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UN Watch in the News

UN's 'noble dream' a nightmare
 
Steven Edwards
National Post, March 31, 2007

UNITED NATIONS — Some of the world's most heinous human rights abusers have made outrageous statements in succeeding human rights chambers of the United Nations over the years, and when the chairpersons at such gatherings subsequently thank the speakers for their diatribes, UN apologists say: "That's just UN protocol at work."

The apologists have some explaining to do following a Human Rights Council address by Hillel Neuer, a Montrealer who heads the Geneva-based UN Watch monitoring group.

Watch his video here.

Far from being thanked for his presentation, he was warned by council president Luis Alfonso De Alba of Mexico that if he ever addressed the chamber in such a "tone" again, his words would be struck from the record.

Did he offend? If you're a despot, you would have been burning with rage. If you're a democrat who actually cares about such concepts as fair treatment and human decency, you would have been nodding your head in agreement at Mr. Neuer's challenge to the council's claim to be an internationally relevant human rights monitor.

Mr. Neuer made hard-hitting references to the council's record since the UN General Assembly created it just over a year ago to replace the discredited Human Rights Commission, which had become infiltrated with human rights abuser states who engineered self-serving resolutions.

His presentation suggested the council is no better than the commission when it comes to denouncing human rights violations wherever they may occur.

He forcefully pointed out that only when it comes to focusing on Israel — a common target throughout the UN system for Muslim and anti-West blocs — is the council ready to condemn or chastise (something it has done nine times over the past nine months).

Because it is so blinkered, Mr. Neuer lamented, the 47-member council has turned the "noble dream" for justice of Eleanor Roosevelt, Canadian John Humphrey and other founders of the UN's human rights architecture "into a nightmare."

Countries on the council that global monitors such as Human Rights Watch say have poor human rights records include Azerbaijan, China, Cuba, Russia and Saudi Arabia.

Canada has a seat until 2009, but the United States recently declined for the second year to stand for election to the body, saying it has "thus far not proved itself to be…credible."

Whether you agree or not with the substance of what Mr. Neuer had to say, any believer in freedom of speech would be alarmed by Mr. De Alba's admonishment.

True, Mr. Neuer will have touched the nerves of several council members and their allies as he illustrated his points by using such terms as "Middle East dictators," the "racist murderers and rapists of Darfur women," the "occupiers of Tibet," and the "butchers of Muslims in Chechnya."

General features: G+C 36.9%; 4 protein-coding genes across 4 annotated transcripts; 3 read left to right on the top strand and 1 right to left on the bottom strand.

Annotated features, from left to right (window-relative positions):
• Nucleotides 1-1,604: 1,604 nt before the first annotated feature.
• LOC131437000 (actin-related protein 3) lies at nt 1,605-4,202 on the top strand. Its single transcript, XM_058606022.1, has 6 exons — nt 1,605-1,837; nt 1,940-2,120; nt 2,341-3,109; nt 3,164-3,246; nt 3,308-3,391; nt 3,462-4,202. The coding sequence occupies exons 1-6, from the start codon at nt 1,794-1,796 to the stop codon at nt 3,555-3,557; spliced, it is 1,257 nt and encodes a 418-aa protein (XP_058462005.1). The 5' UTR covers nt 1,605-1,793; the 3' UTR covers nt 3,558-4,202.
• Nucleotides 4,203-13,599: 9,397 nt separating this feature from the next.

But to put Mr. De Alba's admonishment in context, UN Watch has researched what others have said in the council chamber to which the body's president did not say: "I'm not in a position to thank you for your statement … I will not tolerate any similar statements in the council."

Playing on Mr. De Alba's charge that Mr. Neuer's references were "inadmissible," the UN Watch file is presented in a video available on YouTube titled: "Admissible and Inadmissible at the UN Human Rights council."

It and a research document show Mr. De Alba greets with thanks or otherwise allows speeches or acts in which:

- The Zimbabwe delegate calls his Finnish counterpart "ignorant" and accuses him of "astonishing and astounding hypocrisy."

- The Cuban ambassador describes a UN expert's report on abuses in Cuba as "libellous," and tells her directly: "There is … a significant contribution you can make, and that would be by quitting."

- The Palestinian representative says in reference to Canada and Louise Arbour, the Canadian jurist turned UN Human Rights Commissioner: "The one who has a monopoly on the violation of human rights is Israel … the darling of the ambassador of Canada and the darling of the High Commissioner."

- A Sudanese official says: "Incidents of violence against women have been exaggerated."

- The Nigerian ambassador says of attacks on homosexuals: "Death penalty by stoning for unnatural sexual acts … should not be equated with extrajudicial killings."

- The Iranian ambassador says in a letter that the Holocaust is a "historical claim," the "number of perished" is a particularly "legitimate question."

The video contains more examples -- concluding with Mr. Neuer's speech followed by Mr. De Alba's response.

A member of the New York bar who attended Montreal's Concordia and McGill universities, Mr. Neuer became executive director of UN Watch in 2004. Though affiliated with the American Jewish Committee, the group comments on a broad range of human rights issues, expressing "deep disappointment" at the council's "weak consensus resolution" yesterday on the human rights situation in Darfur.

Despite receiving an independent report squarely blaming the Arab-led government in Khartoum of being ultimately behind much of the Darfur violence, council members stopped short of endorsing the accusation.

Last month, UN Watch issued a report card on Canada's record on the council, charging it rarely speaks out against the worst global bullies. In joining the consensus yesterday on the Darfur resolution, Canada made no public statement before the council on that issue.

At least Ottawa doesn't risk being censored.

Click here to see the famous March 23rd UN Watch speech before the UN Human Rights Council, and click here for the Daily Invective that the Council President deems admissible.

Copyright 2007, National Post